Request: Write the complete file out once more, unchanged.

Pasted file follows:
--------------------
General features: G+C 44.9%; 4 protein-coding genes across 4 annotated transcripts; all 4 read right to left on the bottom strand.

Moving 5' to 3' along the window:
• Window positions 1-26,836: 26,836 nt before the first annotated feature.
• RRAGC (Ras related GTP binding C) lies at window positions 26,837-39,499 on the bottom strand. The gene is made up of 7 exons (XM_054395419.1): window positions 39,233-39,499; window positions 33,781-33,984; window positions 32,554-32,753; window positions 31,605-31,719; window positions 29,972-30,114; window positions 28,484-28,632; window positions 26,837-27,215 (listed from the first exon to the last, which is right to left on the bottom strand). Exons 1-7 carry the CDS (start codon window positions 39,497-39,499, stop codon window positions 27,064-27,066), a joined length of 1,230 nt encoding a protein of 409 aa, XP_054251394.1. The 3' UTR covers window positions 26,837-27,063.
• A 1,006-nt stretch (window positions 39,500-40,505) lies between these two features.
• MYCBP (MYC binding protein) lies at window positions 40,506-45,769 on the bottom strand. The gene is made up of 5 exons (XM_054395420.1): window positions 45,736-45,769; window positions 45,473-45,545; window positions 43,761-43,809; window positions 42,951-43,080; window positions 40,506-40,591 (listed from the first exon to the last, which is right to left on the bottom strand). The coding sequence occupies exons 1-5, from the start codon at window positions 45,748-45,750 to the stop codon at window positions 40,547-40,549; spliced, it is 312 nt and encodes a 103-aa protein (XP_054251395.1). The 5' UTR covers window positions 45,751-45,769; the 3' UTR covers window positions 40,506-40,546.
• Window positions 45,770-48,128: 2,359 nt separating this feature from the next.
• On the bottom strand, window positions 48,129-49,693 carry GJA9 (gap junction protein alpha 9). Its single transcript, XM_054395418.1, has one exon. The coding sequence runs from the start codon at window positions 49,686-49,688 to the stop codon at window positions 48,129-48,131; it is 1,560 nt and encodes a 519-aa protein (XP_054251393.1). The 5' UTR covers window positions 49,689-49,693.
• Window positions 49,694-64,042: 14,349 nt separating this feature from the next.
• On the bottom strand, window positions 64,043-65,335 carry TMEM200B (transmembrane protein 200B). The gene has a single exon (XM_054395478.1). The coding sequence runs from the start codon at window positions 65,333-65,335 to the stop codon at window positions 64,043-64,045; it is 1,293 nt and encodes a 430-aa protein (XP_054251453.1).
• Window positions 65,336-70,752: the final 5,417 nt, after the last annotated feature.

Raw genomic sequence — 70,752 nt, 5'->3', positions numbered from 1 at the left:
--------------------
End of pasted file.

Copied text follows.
General features: G+C 44.9%; 4 protein-coding genes across 4 annotated transcripts; all 4 read right to left on the bottom strand.

Moving 5' to 3' along the window:
• Window positions 1-26,836: 26,836 nt before the first annotated feature.
• RRAGC (Ras related GTP binding C) lies at window positions 26,837-39,499 on the bottom strand. The gene is made up of 7 exons (XM_054395419.1): window positions 39,233-39,499; window positions 33,781-33,984; window positions 32,554-32,753; window positions 31,605-31,719; window positions 29,972-30,114; window positions 28,484-28,632; window positions 26,837-27,215 (listed from the first exon to the last, which is right to left on the bottom strand). Exons 1-7 carry the CDS (start codon window positions 39,497-39,499, stop codon window positions 27,064-27,066), a joined length of 1,230 nt encoding a protein of 409 aa, XP_054251394.1. The 3' UTR covers window positions 26,837-27,063.
• A 1,006-nt stretch (window positions 39,500-40,505) lies between these two features.
• MYCBP (MYC binding protein) lies at window positions 40,506-45,769 on the bottom strand. The gene is made up of 5 exons (XM_054395420.1): window positions 45,736-45,769; window positions 45,473-45,545; window positions 43,761-43,809; window positions 42,951-43,080; window positions 40,506-40,591 (listed from the first exon to the last, which is right to left on the bottom strand). The coding sequence occupies exons 1-5, from the start codon at window positions 45,748-45,750 to the stop codon at window positions 40,547-40,549; spliced, it is 312 nt and encodes a 103-aa protein (XP_054251395.1). The 5' UTR covers window positions 45,751-45,769; the 3' UTR covers window positions 40,506-40,546.
• Window positions 45,770-48,128: 2,359 nt separating this feature from the next.
• On the bottom strand, window positions 48,129-49,693 carry GJA9 (gap junction protein alpha 9). Its single transcript, XM_054395418.1, has one exon. The coding sequence runs from the start codon at window positions 49,686-49,688 to the stop codon at window positions 48,129-48,131; it is 1,560 nt and encodes a 519-aa protein (XP_054251393.1). The 5' UTR covers window positions 49,689-49,693.
• Window positions 49,694-64,042: 14,349 nt separating this feature from the next.
• On the bottom strand, window positions 64,043-65,335 carry TMEM200B (transmembrane protein 200B). The gene has a single exon (XM_054395478.1). The coding sequence runs from the start codon at window positions 65,333-65,335 to the stop codon at window positions 64,043-64,045; it is 1,293 nt and encodes a 430-aa protein (XP_054251453.1).
• Window positions 65,336-70,752: the final 5,417 nt, after the last annotated feature.

Raw genomic sequence — 70,752 nt, 5'->3', positions numbered from 1 at the left: